WASHINGTON -- Between the rain and the chill, the weather was awful. The stands were as empty as they've ever been for a Washington Nationals game, with perhaps a few dozen brave souls left by the end.
And yet, to Nationals fans, April 20, 2009, could not have been more glorious had the sun been out, the sky a crystal blue and the seats all full. To recap Monday night's happenings:
• Highly touted pitching prospect Jordan Zimmermann won his major league debut;
• a revamped bullpen delivered three hitless innings after having blown ninth-inning leads each of the preceding three games;
• closer Joel Hanrahan earned his first save;
• "face of the franchise" Ryan Zimmerman's $45 million, five-year contract was announced;
• and, yes, the Nationals earned victory No. 2 in their 12th game of the season, using six strong innings from Zimmermann -- that's with two Ns, by the way -- to beat the Atlanta Braves 3-2.
"I couldn't ask for a better first start, I guess," Zimmermann said. "I mean, getting the win, pitching against the Braves -- just a great day."
Zimmermann (1-0) allowed two runs and six hits, with three strikeouts and a walk.
Zimmerman, the third baseman who knows a thing or two about high expectations, jokingly made reference during his pregame news conference to "the kid starting today -- THE Zimmermann. I guess I'm 'the other guy' now."
The announced paid attendance of 12,473 set a new low for the team since it moved from Montreal to Washington. But perhaps 1,000 or so spectators actually were present to witness Zimmermann's first pitch in the majors after rain all afternoon and into the evening resulted in a delay at the start of 2 hours, 10 minutes.
"That is officially the smallest crowd I've ever played in front of tonight, with good reason. Cruddy night, terrible conditions to really play in," Jones said. "Thankful that nobody got hurt tonight. But I can understand why the fans didn't come out tonight. It was gross out there."
There was also a 33-minute rain delay with Atlanta batting in the eighth, and only dozens of fans remained after midnight, when Hanrahan finished things.
"It was different. It was kind of like pitching in high school again," Hanrahan said. "They've got 10 fans there. You can hear everything they say."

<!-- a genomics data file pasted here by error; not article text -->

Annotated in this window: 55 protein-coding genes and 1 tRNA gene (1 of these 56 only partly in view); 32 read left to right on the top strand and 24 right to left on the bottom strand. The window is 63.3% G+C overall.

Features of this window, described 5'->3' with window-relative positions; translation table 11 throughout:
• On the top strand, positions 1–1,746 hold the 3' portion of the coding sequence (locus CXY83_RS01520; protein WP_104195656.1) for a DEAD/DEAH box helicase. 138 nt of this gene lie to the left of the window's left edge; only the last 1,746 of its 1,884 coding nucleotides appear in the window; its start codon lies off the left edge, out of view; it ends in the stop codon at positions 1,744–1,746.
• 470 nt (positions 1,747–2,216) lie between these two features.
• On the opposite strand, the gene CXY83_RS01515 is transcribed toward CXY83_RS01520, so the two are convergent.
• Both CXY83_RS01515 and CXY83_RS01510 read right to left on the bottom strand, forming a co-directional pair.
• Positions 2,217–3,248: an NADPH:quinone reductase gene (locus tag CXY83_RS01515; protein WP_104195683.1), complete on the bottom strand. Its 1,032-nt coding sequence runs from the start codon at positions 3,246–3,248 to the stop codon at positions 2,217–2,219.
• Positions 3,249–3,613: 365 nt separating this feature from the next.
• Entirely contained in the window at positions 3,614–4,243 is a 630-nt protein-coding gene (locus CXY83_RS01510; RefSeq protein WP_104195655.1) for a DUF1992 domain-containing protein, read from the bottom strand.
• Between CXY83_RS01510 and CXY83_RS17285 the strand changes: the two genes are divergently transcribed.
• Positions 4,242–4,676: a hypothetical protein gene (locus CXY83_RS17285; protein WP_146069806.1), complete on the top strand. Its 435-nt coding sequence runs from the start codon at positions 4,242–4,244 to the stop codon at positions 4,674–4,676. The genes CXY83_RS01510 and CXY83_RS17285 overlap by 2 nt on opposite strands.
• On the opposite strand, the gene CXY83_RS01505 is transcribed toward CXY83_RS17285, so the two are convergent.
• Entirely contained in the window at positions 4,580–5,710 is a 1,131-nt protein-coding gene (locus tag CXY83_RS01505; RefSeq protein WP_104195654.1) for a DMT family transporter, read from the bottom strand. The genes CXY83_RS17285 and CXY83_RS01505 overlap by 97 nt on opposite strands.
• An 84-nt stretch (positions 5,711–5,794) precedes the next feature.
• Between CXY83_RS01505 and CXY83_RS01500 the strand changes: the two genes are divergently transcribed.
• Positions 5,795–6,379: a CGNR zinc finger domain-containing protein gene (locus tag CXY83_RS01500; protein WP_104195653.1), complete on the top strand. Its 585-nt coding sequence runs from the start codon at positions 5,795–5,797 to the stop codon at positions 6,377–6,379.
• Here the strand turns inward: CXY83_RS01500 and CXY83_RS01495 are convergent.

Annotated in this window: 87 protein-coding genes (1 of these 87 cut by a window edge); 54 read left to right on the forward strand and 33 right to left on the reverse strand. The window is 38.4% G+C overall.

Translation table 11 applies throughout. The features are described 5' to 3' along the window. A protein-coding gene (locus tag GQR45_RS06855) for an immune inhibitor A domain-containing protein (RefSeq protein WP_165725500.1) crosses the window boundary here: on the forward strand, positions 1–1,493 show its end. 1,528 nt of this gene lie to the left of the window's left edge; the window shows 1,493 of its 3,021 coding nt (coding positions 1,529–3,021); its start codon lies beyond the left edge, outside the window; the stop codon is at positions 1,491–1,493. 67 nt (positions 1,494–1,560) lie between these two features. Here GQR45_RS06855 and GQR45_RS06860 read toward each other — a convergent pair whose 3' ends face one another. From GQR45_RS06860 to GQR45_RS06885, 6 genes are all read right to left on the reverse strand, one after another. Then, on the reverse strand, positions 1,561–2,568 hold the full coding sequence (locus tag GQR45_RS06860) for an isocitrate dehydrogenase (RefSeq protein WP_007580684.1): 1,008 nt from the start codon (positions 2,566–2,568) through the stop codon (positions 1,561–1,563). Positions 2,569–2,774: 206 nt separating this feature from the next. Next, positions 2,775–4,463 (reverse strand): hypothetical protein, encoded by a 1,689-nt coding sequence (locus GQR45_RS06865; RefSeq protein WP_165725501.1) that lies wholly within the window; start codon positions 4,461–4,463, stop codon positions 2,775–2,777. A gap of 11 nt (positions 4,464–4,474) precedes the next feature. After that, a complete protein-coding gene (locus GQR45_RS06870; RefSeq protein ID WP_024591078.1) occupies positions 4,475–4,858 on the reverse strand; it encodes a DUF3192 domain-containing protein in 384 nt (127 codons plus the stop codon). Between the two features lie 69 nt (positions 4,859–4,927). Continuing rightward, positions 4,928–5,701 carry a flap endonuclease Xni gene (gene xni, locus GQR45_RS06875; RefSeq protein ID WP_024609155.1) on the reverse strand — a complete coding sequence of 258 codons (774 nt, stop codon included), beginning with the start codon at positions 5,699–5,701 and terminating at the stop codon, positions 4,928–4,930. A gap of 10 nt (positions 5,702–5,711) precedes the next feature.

The 22-year-old Zimmermann was a second-round draft pick in 2007 who played at Division III school Wisconsin-Stevens Point and hadn't played above Double-A ball until this season.
"Pretty impressive," Nationals manager Manny Acta said. "Especially that this wasn't the nicest day to play baseball. And the kid hung in there, was very patient in the clubhouse, kept himself well composed and just went out there and gave us a tremendous effort."
Indeed, Zimmermann started quite well, needing only seven pitches -- all strikes -- in a 1-2-3 first inning, reaching 95 mph.
The second inning wasn't as neat: The right-hander allowed his first two hits, both doubles. But neither runner scored. The rookie allowed two more hits in the third, but got out of the inning when Yunel Escobar grounded into a double play.
"I feel I can get anyone out with the stuff I have," Zimmermann said, "as long as I make the right pitch."
After Diaz's second homer of the season, the Braves did not manage another hit all game.
"That was a tough position -- a lot of people probably expected him to go out there and throw a no-hitter and just be the greatest thing walking," Adam Dunn said. "And he came out and pitched great. Threw strikes. He pitched as advertised. That's kind of what we needed."
Washington tied it in the fourth, then went up 3-2 in the sixth, with Flores' hit driving in the go-ahead run. With two on and two out, Acta pinch-hit for Zimmermann, and there were some boos from the few fans still around when Alex Cintron was announced as the batter. Cintron flied out.
As he explained before the game, Acta likes to take out young pitchers when they're tied or leading.
Zimmerman did not complain. Later, the victory secured, he was looking forward to going to his apartment for a celebration with his parents, grandparents and 20 or so other supporters who made the trek from Wisconsin for his first major league game.
"It was just the big stage, the big ballpark, the lights, and all that stuff," he said. "I got used to it as soon as I walked out there."
Zimmerman had a hit and scored a run. ... Braves C Brian McCann was out of the starting lineup for a second consecutive game because of blurred vision. He is to meet with an eye doctor Tuesday. ... Atlanta has lost four of its past five games.